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Bonding

A baby’s brain is constantly making new pathways. 250,000 neurons are formed per minute in a fetal brain throughout pregnancy and that proliferation, migration, differentiation, synaptogenesis continue into the toddler years and pruning of these until puberty. Each baby’s personality, body, brain and trans generational inheritance is of course unique and dependent upon their DNA, yet their experiences and exposure to the world around them throughout pregnancy and in early life also all have an effect on them.

Advice for New Mothers by Angelina Steinegger, Postnatal Lead Midwife, Royal Sussex County Hospital

Holding your baby close in the first few hours, weeks and months of their lives is an instinctive nurturing act for most new parents. Early bonding is a beautiful act to do and witness…I see it as the purest form of unconditional love.

Throughout my career as a midwife, bonding and attachment has become a passion of mine. I encourage new parents to hold their baby close, talk to them, and observe their expressions for feeding and general care needs. Many new parents are open to this simple advice…some showing a sense of relief, as they want to hold their baby more, yet others are concerned that their newborn will be ‘spoilt’ by this closeness.

Epigenetics is a relatively new science that explores the ability to enhance and optimize the unique DNA of an individual. The epigenome does not change the individual DNA; its how the unique codes, guided by proteins and compounds, that bind to the DNA are read and expressed that matters, and that these change throughout an individuals life. There are brilliantly succinct videos online; the one on the ‘begin before birth’ website is a favorite of mine.

We now know that the auditory canals of a baby are being developed in the 2nd trimester and that since this time the baby can hear their heartbeat, body sounds and voice and that these are all nurturing for the baby enabling them to settle, rest and sleep. Far from spoiling your baby, holding and talking to your baby will help with settling.  

Here are some other ways I advise parents to help nurture and bond with their baby… and therefore positively enhance their future:

“Observe and listen to your baby and follow their lead”…from birth babies are able to socially interact, they enjoy face to face time and eye contact…in the first few months a parents face is their most cherished toy. By taking time to get to know their baby’s unique expressions and cues, and parents learn, teach and guide each other. Responding positively and lovingly to a newborn’s cues in these early stages promotes positive brain and cognitive development, and in time this will help the child regulate their emotions and enable them to self soothe.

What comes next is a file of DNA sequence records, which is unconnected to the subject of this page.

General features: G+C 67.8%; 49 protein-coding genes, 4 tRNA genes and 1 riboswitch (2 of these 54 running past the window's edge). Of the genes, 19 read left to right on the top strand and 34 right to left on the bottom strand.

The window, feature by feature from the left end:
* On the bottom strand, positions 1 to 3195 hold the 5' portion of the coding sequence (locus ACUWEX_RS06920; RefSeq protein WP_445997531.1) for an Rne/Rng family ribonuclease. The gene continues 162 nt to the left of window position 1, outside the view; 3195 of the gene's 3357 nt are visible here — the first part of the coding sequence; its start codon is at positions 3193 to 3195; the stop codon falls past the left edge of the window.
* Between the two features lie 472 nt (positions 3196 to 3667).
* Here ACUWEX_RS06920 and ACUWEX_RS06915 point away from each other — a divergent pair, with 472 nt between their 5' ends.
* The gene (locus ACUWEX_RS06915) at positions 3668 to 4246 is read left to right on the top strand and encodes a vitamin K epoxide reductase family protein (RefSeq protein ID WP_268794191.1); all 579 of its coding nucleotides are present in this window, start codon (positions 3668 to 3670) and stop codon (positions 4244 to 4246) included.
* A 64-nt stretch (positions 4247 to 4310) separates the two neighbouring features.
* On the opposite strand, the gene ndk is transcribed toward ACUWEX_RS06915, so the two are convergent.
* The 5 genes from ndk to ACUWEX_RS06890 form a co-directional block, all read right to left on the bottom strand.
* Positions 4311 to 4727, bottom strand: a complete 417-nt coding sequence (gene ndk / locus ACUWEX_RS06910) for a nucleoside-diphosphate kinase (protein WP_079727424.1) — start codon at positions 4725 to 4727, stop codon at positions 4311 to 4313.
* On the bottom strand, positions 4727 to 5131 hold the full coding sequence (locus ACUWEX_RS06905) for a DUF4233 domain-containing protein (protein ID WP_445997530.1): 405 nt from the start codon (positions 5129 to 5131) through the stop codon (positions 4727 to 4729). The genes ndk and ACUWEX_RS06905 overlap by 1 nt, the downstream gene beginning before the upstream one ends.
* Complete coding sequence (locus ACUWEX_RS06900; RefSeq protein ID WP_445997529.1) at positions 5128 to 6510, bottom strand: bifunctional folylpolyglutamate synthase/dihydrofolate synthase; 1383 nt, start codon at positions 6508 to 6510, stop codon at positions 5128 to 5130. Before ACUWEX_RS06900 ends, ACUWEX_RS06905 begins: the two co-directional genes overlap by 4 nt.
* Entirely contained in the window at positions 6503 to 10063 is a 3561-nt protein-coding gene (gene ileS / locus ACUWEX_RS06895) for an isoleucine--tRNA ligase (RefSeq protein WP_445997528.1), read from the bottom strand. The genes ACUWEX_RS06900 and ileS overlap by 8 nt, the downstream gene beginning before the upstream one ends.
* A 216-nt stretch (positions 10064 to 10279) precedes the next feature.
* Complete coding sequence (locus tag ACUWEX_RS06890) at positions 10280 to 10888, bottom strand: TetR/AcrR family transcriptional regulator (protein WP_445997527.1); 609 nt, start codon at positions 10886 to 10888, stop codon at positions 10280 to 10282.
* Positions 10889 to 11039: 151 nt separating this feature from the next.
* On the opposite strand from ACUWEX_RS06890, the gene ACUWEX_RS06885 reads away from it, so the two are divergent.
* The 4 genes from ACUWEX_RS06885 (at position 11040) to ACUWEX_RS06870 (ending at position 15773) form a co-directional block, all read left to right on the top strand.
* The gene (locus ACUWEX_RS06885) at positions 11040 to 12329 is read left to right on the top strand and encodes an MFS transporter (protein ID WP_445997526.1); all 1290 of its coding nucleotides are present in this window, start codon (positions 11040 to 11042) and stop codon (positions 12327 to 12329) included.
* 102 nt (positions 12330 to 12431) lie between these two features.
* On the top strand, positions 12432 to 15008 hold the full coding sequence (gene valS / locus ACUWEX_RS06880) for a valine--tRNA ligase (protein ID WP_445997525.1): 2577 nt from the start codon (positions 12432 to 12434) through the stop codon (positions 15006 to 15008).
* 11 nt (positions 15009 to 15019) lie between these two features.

“Hold your baby close…” Babies will feel nurtured by being held. Skin to skin and passes on positive antibodies to boost the baby’s immunity, a sling or simply holding a baby in your arms, all initiate a nurturing relationship which helps to create a secure attachment and can be a protective factor also for the parents wellbeing.

“Talk and sing to your baby…” Each baby listens to the voice of its mother, her body sounds and the world outside the womb since 20-26 weeks pregnant. These familiar sounds soothe them, promote language and cognitive development, emotional wellbeing and create a secure base for positive attachment.

“Massage your baby…” a loving touch is nurturing and comforting for babies. It can help mother and baby both relax whilst enhancing their communication. Gentle stroking or massaging of your baby’s arms and legs is a great place to start.

“Consistency is key…” in these early stages it is of upmost importance for parents, or primary caregivers, to provide and respond to a newborn’s needs. This will enhance and facilitate bonding for everyone, and positive attachment and development between mother and baby. It is natural to include the extended family and close friends when a baby is born, and to use phones and social media to do so. However this should be achieved with consideration as loss of consistency and potential distractions may have a negative impact on a baby’s long-term development and may prune rather than enhance their development.

The neurological activity created by these tender moments, has the ability to serve and ‘hold’ our babies throughout their childhood and for the rest of their lives.  The act of creating a positive attachment to a newborn, and repetition of positive stimuli and experiences, form neurological pathways creating mental health and wellbeing.

A baby’s brain is constantly making new pathways. 250,000 neurons are formed per minute in a fetal brain throughout pregnancy and that proliferation, migration, differentiation, synaptogenesis continue into the toddler years and pruning of these until puberty. Each baby’s personality, body, brain and trans generational inheritance is of course unique and dependent upon their DNA, yet their experiences and exposure to the world around them throughout pregnancy and in early life also all have an effect on them.

I always reassure parents that bonding and attachment is a process of development that takes years to fully form. There is no need to be concerned if this can’t be achieved in the first few hours or days of a baby’s life due to the health needs for parent or baby.

So, it’s not as simple as ‘nature or nurture’… nurturing your baby can affect and enhance their natural state. Maximizing your baby or child’s potential is most parents’ goal, and fortunately the development of complex brain patterns can be achieved very simply with love, nurture and nutrition.

angelina.steinegger@nhs.net

Images from the Holding Time project can be seen on permanent exhibition at the Postnatal Ward, Royal Sussex County Hospital, Brighton.

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